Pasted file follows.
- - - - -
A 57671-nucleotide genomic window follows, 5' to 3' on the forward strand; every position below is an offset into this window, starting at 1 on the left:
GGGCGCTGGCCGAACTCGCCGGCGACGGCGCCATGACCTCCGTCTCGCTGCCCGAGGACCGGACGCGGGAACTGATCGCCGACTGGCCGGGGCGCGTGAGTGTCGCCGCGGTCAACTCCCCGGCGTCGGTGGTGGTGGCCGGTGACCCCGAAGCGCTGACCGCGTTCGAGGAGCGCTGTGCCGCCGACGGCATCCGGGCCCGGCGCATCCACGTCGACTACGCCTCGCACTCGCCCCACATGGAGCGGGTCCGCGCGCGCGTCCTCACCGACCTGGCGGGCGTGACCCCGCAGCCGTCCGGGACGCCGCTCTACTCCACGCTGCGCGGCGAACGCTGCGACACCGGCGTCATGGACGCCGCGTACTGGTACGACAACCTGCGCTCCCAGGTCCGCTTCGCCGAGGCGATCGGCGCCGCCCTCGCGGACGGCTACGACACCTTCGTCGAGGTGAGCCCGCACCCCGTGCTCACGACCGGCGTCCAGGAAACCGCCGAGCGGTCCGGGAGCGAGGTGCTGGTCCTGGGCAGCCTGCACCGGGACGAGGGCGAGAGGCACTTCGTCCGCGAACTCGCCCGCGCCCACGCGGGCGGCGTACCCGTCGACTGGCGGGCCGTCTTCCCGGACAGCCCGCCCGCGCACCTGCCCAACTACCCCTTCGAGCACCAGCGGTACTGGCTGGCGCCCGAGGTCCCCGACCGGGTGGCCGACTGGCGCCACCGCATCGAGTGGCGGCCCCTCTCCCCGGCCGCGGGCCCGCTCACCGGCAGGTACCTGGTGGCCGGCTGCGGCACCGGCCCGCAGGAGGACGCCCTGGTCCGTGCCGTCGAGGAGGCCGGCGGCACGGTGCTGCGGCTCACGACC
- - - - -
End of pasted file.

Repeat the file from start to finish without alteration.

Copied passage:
A 57671-nucleotide genomic window follows, 5' to 3' on the forward strand; every position below is an offset into this window, starting at 1 on the left:
GGGCGCTGGCCGAACTCGCCGGCGACGGCGCCATGACCTCCGTCTCGCTGCCCGAGGACCGGACGCGGGAACTGATCGCCGACTGGCCGGGGCGCGTGAGTGTCGCCGCGGTCAACTCCCCGGCGTCGGTGGTGGTGGCCGGTGACCCCGAAGCGCTGACCGCGTTCGAGGAGCGCTGTGCCGCCGACGGCATCCGGGCCCGGCGCATCCACGTCGACTACGCCTCGCACTCGCCCCACATGGAGCGGGTCCGCGCGCGCGTCCTCACCGACCTGGCGGGCGTGACCCCGCAGCCGTCCGGGACGCCGCTCTACTCCACGCTGCGCGGCGAACGCTGCGACACCGGCGTCATGGACGCCGCGTACTGGTACGACAACCTGCGCTCCCAGGTCCGCTTCGCCGAGGCGATCGGCGCCGCCCTCGCGGACGGCTACGACACCTTCGTCGAGGTGAGCCCGCACCCCGTGCTCACGACCGGCGTCCAGGAAACCGCCGAGCGGTCCGGGAGCGAGGTGCTGGTCCTGGGCAGCCTGCACCGGGACGAGGGCGAGAGGCACTTCGTCCGCGAACTCGCCCGCGCCCACGCGGGCGGCGTACCCGTCGACTGGCGGGCCGTCTTCCCGGACAGCCCGCCCGCGCACCTGCCCAACTACCCCTTCGAGCACCAGCGGTACTGGCTGGCGCCCGAGGTCCCCGACCGGGTGGCCGACTGGCGCCACCGCATCGAGTGGCGGCCCCTCTCCCCGGCCGCGGGCCCGCTCACCGGCAGGTACCTGGTGGCCGGCTGCGGCACCGGCCCGCAGGAGGACGCCCTGGTCCGTGCCGTCGAGGAGGCCGGCGGCACGGTGCTGCGGCTCACGACC